And their problem is what exactly ? They can't come off of the top because the joists run the oppisite way ? The side is obviously blocked by the beam. It's a crawlspace with limited room.....so why won't they come off the bottom with top takeoffs ? I can't see lowering the duct down as to expose it's side mearly to put ATD's in. That makes no sence to me, the only thing I can guess at is maybe they don't know what a top takeoff is ?? When you say tech's looked at it, do you mean actual service techs or just refering to them as tech as meaning profesioals ?
beenthere...I feel as though I have confused the situation the way I have presented it to you. I was proposing either the "sleigh" which would allow side take-offs, or just leaving the 8x20 straight/level (no sleigh section) and using bottom take-offs. The room available to do one or the other of those options would be in the same physical space of about 36 inches in trunk length between concrete pads. Sorry for the bad descriptions.
brian in mass...you're interpretation of the systems physical aspects is correct. Yes on the joist, though they tried to use some convuluted elbow combinations that are not working cleanly (I want them taken out). The bottom of the trunk is about 10 inches from the concrete. For reasons I do not know, the techs did not want to come off the bottom of the 8x20, I believe for flow. Techs, as in actual service and install techs. Though not journey level in my eyes, but good attitudes and work ethic. My choices were slim, especially wanting to use metal duct and have it masticed, insulated and wrapped with a vapor barrier perfectly.
The sleigh was my brainstorm (cant blame the techs) to allow side take-offs. The techs commented that it would be nice to run a 8" trunk feeding two of the three branches needing to be hooked up. Those two are near 15-17' away from the 8x20 trunk, the other register is only about 8-9' from the 8x20 trunk.
I talked with one of the techs. He made a comment about a custom fabbed take-off into the lower corner of the 8x20 (about 3 inches are exposed below the girder), sort of encompassing both sides of the ducts corner and coming off at an angle helping flow. Large enough to supply three registers...crazy?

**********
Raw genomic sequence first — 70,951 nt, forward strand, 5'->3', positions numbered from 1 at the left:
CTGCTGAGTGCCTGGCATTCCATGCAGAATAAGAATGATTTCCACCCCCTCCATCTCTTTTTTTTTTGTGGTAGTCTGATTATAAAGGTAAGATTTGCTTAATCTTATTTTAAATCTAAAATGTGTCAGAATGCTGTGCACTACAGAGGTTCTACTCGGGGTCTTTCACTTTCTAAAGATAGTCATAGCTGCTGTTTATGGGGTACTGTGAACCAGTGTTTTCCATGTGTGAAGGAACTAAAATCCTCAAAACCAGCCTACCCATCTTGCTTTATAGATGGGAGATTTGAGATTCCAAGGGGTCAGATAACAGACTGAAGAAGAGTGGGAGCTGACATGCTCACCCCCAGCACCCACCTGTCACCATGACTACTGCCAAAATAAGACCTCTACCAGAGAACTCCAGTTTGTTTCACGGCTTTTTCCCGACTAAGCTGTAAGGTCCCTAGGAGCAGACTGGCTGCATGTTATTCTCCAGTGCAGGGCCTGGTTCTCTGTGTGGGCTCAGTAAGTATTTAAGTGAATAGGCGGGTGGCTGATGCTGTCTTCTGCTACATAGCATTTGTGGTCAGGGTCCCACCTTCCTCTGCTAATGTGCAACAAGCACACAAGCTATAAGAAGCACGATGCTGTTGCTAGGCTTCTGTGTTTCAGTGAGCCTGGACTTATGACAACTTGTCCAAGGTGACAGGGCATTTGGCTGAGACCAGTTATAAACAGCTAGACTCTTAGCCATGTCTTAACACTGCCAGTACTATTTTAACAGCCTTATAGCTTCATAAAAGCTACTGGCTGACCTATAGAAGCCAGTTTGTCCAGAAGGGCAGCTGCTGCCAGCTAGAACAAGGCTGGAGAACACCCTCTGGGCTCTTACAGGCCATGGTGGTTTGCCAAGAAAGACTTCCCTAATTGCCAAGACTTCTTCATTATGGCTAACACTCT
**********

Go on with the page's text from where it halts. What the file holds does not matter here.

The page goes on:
Well duct work is a preasurized system. It is fine to come off of the bottom of the duct. And i'm glad to hear that they are both installers and service techs. I just still don't seem to understand why such a remedial task is of such debate and reflection. Is there some other issue not being mentioned ? Possibly access to areas of the floor that bottom mounts would cut-off ?
now you seem to be coming a little clearer
there is no reason to be comcerned about takeffs in the bottom or the duct. The air doesnt care top or bottom. To put this sliegh in will cause turbulants and give more problems with the takeoffs then going out the bottom ever will.
been is rigt on about this. Te key is to reduce turbulants not increase them.
i also am wondering why the 20x8 duct is not being reduced down after a certain amount of takeoffs to maintain static pressure and aid in pushing the air up the takeoffs. 20x8 straight through will kill your air flo in all your outlets IMO. Also if a transition can be put in before this spot you may be able to get enough roon to come off the side or the smaller trunk.
not being there makes it real tough to see what is going on
can you post some picturs of what you have already
Exactly, the laundry room plumbing, though I am near resigning to let it be landlocked.
Originally Posted by brian in mass
Aha ! I see now, coming off the bottom will block some poor soul who has to go down there some day to work on the laundry room plumbing. But under the beam is under the beam........right ???
And let me ask a real stupid question.....Has anyone given any thought to just offsetting the duct over, away from the stick, to accomodate coming off the side ?